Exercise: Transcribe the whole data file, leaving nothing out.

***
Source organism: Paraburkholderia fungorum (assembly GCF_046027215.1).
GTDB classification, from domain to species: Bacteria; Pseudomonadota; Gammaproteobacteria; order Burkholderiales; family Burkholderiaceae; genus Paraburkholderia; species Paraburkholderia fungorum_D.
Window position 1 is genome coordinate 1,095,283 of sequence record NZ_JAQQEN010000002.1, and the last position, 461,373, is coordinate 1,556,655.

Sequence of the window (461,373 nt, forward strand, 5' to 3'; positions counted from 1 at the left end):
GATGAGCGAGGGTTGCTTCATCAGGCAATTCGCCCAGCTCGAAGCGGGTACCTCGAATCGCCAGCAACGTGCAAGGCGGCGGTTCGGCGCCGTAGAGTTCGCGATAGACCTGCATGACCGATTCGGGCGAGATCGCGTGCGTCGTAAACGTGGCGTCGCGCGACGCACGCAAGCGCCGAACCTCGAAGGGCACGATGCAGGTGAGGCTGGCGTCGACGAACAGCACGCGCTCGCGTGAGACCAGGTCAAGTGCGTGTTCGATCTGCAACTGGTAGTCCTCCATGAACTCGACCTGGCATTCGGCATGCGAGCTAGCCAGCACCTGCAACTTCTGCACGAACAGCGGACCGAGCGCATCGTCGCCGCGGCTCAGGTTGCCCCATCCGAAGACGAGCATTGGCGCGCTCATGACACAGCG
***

Source organism: Paraburkholderia fungorum (assembly GCF_046027215.1).
GTDB classification, from domain to species: Bacteria; Pseudomonadota; Gammaproteobacteria; order Burkholderiales; family Burkholderiaceae; genus Paraburkholderia; species Paraburkholderia fungorum_D.
Window position 1 is genome coordinate 1,095,283 of sequence record NZ_JAQQEN010000002.1, and the last position, 461,373, is coordinate 1,556,655.

Sequence of the window (461,373 nt, forward strand, 5' to 3'; positions counted from 1 at the left end):
GATGAGCGAGGGTTGCTTCATCAGGCAATTCGCCCAGCTCGAAGCGGGTACCTCGAATCGCCAGCAACGTGCAAGGCGGCGGTTCGGCGCCGTAGAGTTCGCGATAGACCTGCATGACCGATTCGGGCGAGATCGCGTGCGTCGTAAACGTGGCGTCGCGCGACGCACGCAAGCGCCGAACCTCGAAGGGCACGATGCAGGTGAGGCTGGCGTCGACGAACAGCACGCGCTCGCGTGAGACCAGGTCAAGTGCGTGTTCGATCTGCAACTGGTAGTCCTCCATGAACTCGACCTGGCATTCGGCATGCGAGCTAGCCAGCACCTGCAACTTCTGCACGAACAGCGGACCGAGCGCATCGTCGCCGCGGCTCAGGTTGCCCCATCCGAAGACGAGCATTGGCGCGCTCATGACACAGCG